Beware - Debit Card Fraud

Discussion in 'Motorhome Chat' started by motorhomer, Jul 4, 2011.

  1. motorhomer

    motorhomer Read Only Funster

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    We were in the latter stages of a 7 week tour of Italy in the motorhome. Late one night we were woken by a text arriving. It was from tne bank (Lloyds) saying my debit card had been used for an overseas transaction.

    In fact the card had been securely stored in a locker in the van, unused, ever since we had left England 5 weeks previously, and was still there.

    I rang the bank, who said all we could do was watch the account. So a couple of days later I manafed to get wifi and checked.

    There were 4 spurious transactions. One for £1, One for £5 (from 7 digital.com) and two for a few pence from rotary international. Not much money the but the point was, I had not done them! I can only assume these were initial small transactions which, if not spotted, would have been followed by a much larger one.

    Rang the bank again, cancelled the card and the bank refunded the money. Fortunately we had other cards with us.

    But I have no idea how or when my card details were stolen. The debit card itself is not used much, mainly in cash machines and the odd internet site who charge for credit cards. And it had not been used at all for over 5 weeks prior to this.

    Beware, and check your statements carefully even if travelling!
     
  2. Theonlysue

    Theonlysue Funster Life Member

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    Hi,

    sometimes the fraudsters put through small amounts, and if these are not notices, they will process larger ones - so folk should really question ANY items they do not recognise.

    S
     
  3. ShiftZZ

    ShiftZZ Funster Life Member

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    The small purchases are to see if the card is still valid and the owner has not blocked it. Its also 'testing' the transactional fraud prevention system.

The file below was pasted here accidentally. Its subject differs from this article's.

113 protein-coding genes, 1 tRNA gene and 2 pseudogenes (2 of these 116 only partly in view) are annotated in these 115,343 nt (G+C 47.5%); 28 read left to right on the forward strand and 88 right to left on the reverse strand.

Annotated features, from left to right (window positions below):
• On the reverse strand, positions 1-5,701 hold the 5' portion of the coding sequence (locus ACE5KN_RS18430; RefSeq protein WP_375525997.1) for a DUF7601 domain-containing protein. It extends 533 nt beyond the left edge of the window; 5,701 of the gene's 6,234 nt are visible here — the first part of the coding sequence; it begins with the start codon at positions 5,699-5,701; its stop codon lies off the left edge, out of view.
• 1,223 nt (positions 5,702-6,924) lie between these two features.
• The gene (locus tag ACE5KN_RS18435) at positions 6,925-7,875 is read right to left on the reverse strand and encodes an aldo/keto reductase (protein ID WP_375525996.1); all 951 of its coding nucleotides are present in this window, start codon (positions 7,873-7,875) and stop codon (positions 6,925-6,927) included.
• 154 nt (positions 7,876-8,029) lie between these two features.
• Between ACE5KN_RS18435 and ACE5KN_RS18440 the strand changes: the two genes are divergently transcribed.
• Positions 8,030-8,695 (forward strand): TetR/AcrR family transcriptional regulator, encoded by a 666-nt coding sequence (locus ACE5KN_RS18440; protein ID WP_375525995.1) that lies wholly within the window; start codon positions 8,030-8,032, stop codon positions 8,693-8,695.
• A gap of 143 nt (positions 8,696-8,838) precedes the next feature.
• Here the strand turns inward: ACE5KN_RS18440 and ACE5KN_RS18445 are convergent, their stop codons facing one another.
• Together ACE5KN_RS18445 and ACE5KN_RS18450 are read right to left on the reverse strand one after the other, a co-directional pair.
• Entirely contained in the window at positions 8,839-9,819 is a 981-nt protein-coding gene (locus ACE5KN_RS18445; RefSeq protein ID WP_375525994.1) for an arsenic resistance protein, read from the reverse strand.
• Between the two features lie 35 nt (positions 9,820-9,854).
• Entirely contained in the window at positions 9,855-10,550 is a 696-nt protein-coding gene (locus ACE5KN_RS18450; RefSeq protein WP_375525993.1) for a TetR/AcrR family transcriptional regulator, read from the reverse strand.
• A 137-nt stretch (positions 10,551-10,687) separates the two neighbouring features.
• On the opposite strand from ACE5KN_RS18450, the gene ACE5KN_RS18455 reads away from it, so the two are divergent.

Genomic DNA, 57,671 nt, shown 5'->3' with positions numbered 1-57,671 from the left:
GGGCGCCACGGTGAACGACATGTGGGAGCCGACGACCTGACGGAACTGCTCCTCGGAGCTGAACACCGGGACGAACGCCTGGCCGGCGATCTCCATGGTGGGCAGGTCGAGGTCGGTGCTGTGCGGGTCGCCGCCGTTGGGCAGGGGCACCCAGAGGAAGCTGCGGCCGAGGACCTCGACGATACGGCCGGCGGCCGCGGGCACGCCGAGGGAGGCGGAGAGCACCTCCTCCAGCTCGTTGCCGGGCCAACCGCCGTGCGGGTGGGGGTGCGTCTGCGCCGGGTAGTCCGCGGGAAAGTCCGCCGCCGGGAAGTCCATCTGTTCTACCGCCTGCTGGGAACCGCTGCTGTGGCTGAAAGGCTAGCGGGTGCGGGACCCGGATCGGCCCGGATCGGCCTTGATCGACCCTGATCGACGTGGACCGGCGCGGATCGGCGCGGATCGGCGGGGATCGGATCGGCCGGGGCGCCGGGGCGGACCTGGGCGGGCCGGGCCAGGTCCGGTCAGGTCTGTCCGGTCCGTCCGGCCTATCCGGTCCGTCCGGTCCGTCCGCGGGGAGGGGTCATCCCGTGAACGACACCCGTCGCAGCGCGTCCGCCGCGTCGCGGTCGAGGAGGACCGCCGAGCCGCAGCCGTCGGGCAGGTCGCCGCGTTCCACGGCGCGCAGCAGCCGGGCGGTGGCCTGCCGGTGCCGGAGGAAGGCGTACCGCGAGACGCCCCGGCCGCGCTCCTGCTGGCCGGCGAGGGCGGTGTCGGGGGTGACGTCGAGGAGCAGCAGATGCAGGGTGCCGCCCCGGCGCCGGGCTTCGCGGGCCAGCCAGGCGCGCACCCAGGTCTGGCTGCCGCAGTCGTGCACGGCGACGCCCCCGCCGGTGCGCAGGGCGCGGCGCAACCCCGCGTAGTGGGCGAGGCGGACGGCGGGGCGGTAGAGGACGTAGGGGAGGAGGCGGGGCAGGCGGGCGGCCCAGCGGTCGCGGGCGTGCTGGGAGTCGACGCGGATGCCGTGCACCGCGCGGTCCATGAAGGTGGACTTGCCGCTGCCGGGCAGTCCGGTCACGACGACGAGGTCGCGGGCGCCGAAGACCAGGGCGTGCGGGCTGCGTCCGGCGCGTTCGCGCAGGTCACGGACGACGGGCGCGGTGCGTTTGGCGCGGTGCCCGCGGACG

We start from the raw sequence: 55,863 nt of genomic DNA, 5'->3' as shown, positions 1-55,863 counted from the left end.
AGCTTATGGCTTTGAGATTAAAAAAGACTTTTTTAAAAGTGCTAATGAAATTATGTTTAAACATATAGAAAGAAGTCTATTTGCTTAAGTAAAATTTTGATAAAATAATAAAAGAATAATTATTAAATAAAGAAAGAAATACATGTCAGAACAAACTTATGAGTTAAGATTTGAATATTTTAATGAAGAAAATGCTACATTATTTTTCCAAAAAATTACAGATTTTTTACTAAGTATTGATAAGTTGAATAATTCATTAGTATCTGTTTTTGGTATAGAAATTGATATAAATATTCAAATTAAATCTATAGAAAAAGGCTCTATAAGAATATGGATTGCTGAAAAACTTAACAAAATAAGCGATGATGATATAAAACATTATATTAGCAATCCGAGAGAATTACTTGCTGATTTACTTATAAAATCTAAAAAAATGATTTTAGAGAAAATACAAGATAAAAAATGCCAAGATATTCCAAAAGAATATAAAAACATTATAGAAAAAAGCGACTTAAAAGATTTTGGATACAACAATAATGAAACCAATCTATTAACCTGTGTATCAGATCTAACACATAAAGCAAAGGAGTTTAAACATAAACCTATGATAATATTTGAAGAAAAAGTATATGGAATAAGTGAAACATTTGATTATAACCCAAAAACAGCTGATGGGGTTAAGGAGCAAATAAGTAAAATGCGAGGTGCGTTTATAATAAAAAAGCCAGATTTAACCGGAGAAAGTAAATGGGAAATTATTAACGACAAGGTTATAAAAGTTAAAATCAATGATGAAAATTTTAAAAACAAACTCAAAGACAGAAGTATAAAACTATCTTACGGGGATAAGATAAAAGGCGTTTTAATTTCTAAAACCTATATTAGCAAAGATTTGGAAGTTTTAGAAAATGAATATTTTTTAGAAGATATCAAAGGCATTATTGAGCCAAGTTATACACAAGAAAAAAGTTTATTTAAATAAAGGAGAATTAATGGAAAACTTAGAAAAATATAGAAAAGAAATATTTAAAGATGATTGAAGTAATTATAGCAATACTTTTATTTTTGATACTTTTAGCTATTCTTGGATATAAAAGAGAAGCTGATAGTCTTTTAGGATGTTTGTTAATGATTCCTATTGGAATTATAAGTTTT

ShiftZZ
     
  4. Larrynwin

    Larrynwin Funster

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    Although over here, I had similar transactions on my Lloyds debit card. 23p to Rotary then refunded and £349 for a purchase from Garmin which was nothing to do with mine.
    I got the money back but it is worrying :Eeek:
     
  5. GJH

    GJH Funster Life Member

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    Interesting that both cases involve Lloyds Bank.
     
  6. hilldweller

    hilldweller Funster Life Member

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    I've had a shedload phishing emails from Lloyds, don't know if that's connected.
     
  7. moandick

    moandick Read Only Funster

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    Was it not reported in the newpapers recently that people in certain countries were buying and selling credit/debit card lists and associated data?

    Apparently the details started being mis-appropriated when call centres and databanks were moved overseas for cheaper labour costs. :Angry:

    Bit similar to the National Census being 'keyed-in' by foreign workers who translated to the Victorian "Workhouses", specifically designed for the needy workers and paupers - into the 'House of Employment' :Eeek:

    Dick
     
  8. Reallyretired

    Reallyretired Funster

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    Interesting that both cases involve Rotary, perhaps they're behind it :Rofl1:
     
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  9. haganap

    haganap Funster Life Member

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    We had a donation of £5 given to a New York Charity, then bang bang bang, several large amounts for plane tickets etc. Luckily we had already notified the bank.
     
  10. sedge

    sedge Funster

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    We had over £600 go walkabout from our Lloyd's account whilst we were on hols in France - as it happened I'd had cause to ring the bank from France and they had a record of it, so it was easy to prove we couldn't have been at the Thistle Hotel at Aintree on that same day.

    I have to say we strongly suspected a certain chainstore's staff because some time previously a friend had had the same thing withing a couple of weeks of using her card in the same shop.

    Trouble is once the bank refund your dosh the police stop the investigation since there has been no loss. They get exceedingly frustrated by this. The banks who have actually lost the money don't bother bothering the police so that's the end of that. I spose if it was £100,000 or summat they would; but dunno ......
     
  11. ShiftZZ

    ShiftZZ Funster Life Member

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    UK Banks often have to send Internal Investigation Teams to India along with Geeks who look at hard drives etc... The problems are rife and when they initially went overseas they used "Thin Client", they would send one PC and that would be cloned :)Rofl1:) I think they used Citrix..

    I suspect that its no different if it was brought back home, but, the same problems exist here...